Vaccinating across the aisle: using co-partisan source cues to encourage COVID-19 vaccine uptake in the ideological right

J Behav Med. 2023 Apr;46(1-2):311-323. doi: 10.1007/s10865-022-00323-4. Epub 2022 May 11.


Overcoming the COVID-19 pandemic in the United States will require most Americans to vaccinate against the disease. However, considerable research suggests that a significant proportion of Americans intend to forego vaccination, putting pandemic recovery at risk. Republicans are one of the largest groups of COVID-19 vaccine hesitant individuals. Therefore, identifying strategies to reduce vaccine hesitancy within this group is vital to ending the pandemic. In this study, we investigate the effectiveness of messages from co-partisan sources in reducing vaccine hesitancy. In a large (N = 3000) and demographically representative survey, we find that exposing "Middle-of-the-Road" partisans to pro-vaccine messages from co-partisan source cues reduces vaccine hesitancy. However, for those who identify as "Strong" or "Weak" partisans, we find no statistically significant differences in vaccination intentions when exposed to pro-vaccine messages from co-partisan sources. We conclude by discussing how our findings are helpful for vaccine communication efforts.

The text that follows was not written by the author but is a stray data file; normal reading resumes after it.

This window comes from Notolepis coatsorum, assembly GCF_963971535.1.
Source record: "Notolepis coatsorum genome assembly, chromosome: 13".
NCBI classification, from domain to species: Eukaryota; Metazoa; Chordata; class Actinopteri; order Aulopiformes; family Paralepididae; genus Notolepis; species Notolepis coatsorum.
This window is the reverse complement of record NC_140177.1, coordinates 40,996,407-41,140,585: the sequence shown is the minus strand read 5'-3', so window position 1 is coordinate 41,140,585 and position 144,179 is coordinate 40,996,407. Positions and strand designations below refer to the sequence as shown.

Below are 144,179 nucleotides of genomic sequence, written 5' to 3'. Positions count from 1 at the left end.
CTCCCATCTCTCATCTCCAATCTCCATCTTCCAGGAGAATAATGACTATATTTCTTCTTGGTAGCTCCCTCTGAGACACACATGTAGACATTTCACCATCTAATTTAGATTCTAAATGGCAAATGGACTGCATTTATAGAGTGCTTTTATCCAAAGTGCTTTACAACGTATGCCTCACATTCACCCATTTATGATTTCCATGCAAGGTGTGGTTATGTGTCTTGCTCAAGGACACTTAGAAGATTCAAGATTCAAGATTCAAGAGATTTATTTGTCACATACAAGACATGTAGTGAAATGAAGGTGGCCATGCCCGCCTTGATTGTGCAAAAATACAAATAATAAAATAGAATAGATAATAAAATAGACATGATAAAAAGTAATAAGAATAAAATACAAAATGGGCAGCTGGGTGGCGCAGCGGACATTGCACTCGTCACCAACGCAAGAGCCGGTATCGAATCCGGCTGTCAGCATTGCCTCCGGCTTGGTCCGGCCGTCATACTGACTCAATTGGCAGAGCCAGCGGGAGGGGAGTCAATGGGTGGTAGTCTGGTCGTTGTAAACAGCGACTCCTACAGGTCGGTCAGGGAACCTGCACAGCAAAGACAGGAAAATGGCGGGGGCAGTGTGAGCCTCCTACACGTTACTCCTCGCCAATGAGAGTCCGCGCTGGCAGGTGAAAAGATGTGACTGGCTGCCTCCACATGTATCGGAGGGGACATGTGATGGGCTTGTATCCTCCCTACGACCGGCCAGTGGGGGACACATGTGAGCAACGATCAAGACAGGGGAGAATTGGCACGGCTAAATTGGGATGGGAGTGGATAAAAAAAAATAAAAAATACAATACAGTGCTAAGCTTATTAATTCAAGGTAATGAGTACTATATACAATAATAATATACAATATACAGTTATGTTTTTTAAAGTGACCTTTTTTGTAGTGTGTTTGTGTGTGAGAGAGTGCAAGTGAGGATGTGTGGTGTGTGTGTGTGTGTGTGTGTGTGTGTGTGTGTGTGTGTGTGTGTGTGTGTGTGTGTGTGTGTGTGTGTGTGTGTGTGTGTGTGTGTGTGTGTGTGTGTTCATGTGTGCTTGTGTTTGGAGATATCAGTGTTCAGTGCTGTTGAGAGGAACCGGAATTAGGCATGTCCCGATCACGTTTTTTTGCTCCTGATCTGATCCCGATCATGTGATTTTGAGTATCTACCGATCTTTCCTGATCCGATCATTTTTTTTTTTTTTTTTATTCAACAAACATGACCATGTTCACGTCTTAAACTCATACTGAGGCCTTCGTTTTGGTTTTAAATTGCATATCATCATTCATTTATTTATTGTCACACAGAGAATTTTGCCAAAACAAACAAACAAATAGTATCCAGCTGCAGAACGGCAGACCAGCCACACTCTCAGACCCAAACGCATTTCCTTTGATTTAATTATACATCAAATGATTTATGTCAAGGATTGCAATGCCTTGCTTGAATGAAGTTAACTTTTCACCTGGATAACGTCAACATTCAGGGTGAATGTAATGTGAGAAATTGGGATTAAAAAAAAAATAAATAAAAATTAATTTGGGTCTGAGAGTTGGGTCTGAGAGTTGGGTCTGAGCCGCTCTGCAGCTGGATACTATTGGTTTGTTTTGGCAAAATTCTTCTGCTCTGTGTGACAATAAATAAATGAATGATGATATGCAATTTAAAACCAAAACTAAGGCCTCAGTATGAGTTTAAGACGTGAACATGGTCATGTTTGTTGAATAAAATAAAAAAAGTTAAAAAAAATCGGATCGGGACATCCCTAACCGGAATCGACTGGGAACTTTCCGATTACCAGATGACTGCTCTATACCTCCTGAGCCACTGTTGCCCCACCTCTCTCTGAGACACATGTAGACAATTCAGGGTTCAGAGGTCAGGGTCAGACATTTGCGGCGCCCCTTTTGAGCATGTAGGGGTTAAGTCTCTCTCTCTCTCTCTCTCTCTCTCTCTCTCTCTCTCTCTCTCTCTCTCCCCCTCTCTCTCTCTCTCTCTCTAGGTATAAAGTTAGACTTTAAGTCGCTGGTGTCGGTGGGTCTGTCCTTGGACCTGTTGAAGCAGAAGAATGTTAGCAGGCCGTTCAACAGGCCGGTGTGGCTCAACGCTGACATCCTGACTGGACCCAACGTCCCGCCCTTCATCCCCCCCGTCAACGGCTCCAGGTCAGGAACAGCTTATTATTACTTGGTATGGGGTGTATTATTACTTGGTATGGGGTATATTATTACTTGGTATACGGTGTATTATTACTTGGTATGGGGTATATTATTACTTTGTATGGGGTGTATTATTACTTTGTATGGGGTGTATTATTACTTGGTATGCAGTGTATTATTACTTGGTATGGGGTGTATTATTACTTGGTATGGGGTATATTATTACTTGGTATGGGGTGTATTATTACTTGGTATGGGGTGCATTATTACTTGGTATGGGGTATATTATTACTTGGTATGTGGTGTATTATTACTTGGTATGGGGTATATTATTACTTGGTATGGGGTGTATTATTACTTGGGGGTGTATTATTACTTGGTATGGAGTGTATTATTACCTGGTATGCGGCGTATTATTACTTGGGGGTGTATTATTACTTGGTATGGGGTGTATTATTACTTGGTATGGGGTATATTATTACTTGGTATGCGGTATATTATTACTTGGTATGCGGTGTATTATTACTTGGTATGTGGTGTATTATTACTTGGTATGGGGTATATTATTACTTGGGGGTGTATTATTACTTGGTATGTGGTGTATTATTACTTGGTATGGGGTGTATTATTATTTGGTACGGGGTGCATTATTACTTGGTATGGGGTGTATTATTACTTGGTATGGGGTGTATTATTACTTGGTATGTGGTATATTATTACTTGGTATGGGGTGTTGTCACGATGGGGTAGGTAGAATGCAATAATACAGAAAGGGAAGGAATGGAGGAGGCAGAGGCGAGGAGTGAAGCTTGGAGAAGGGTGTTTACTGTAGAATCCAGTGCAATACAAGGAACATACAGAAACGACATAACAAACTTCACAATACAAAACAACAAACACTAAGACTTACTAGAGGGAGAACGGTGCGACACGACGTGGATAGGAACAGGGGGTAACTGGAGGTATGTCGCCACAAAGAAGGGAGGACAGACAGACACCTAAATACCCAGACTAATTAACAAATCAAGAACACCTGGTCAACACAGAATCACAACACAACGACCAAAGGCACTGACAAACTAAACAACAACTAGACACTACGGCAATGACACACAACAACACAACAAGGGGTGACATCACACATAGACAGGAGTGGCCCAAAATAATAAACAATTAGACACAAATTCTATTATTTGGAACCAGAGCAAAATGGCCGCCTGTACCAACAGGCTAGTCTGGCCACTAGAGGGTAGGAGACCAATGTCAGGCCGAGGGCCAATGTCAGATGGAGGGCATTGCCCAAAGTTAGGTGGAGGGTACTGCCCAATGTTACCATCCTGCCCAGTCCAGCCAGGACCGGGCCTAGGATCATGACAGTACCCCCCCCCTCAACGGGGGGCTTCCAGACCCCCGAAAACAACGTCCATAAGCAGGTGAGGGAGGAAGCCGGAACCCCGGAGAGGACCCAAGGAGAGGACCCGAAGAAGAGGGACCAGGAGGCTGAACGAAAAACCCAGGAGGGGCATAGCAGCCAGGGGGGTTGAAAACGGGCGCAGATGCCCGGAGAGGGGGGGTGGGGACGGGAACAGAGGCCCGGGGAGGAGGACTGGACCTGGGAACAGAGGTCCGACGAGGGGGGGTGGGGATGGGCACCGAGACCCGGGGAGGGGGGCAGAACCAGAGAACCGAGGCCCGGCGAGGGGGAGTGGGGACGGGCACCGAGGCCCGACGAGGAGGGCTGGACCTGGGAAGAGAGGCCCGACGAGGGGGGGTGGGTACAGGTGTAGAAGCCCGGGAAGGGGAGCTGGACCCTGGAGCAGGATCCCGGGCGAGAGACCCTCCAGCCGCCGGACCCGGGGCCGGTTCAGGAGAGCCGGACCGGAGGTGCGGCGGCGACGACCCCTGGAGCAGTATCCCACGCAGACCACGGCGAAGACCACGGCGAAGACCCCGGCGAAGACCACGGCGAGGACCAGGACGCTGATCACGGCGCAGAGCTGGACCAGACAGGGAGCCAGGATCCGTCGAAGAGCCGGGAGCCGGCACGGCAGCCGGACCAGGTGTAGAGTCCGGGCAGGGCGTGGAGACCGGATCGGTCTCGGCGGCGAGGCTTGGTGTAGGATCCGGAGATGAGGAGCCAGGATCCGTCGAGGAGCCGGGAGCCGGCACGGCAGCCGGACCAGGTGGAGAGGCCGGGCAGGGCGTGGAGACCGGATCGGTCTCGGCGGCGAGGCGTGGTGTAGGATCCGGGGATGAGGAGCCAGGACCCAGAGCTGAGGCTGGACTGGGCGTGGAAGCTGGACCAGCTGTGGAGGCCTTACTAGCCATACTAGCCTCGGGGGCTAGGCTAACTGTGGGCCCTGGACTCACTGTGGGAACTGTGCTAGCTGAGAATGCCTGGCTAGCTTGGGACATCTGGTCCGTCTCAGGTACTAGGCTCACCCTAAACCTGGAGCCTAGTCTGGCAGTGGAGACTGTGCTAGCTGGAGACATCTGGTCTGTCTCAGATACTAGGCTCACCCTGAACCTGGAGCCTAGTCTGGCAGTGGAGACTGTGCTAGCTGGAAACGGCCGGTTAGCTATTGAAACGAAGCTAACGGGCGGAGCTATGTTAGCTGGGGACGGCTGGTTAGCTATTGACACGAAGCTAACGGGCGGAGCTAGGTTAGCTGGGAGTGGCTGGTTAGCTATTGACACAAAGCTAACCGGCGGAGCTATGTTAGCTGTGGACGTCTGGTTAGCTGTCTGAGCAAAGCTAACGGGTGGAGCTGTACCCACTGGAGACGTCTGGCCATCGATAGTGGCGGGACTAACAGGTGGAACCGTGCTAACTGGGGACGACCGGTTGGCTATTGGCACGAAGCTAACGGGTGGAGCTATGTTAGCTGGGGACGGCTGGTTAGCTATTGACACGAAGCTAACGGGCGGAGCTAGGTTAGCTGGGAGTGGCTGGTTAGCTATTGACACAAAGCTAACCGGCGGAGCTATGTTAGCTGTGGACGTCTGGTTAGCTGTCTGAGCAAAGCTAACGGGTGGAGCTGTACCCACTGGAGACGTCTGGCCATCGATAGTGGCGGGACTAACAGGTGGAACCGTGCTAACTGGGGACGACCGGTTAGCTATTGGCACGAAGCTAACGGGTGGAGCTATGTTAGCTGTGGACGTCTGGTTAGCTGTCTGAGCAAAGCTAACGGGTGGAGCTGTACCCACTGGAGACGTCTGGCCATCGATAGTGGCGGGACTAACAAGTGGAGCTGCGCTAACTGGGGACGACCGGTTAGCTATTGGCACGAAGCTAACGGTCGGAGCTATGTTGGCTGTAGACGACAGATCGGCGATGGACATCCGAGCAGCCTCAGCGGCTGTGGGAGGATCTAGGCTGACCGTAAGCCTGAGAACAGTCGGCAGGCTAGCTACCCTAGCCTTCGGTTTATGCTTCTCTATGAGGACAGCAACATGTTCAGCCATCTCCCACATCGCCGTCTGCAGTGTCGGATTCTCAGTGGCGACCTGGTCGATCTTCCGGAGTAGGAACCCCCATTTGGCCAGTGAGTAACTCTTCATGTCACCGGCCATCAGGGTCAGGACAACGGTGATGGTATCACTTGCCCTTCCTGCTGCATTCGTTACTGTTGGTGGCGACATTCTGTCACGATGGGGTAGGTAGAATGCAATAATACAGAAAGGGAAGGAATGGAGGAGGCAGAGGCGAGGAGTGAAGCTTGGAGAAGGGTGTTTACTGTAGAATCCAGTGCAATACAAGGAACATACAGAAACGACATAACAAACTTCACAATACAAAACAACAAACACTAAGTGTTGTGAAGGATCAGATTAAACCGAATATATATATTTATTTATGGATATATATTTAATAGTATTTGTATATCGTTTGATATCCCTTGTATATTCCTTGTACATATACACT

Keywords: COVID-19; COVID-19 vaccine; Health communication; Public health; Public opinion; Vaccine hesitancy.

Publication types

  • Research Support, Non-U.S. Gov't

MeSH terms

  • COVID-19 Vaccines*
  • COVID-19* / prevention & control
  • Communication
  • Cues
  • Humans
  • Pandemics
  • Vaccination


  • COVID-19 Vaccines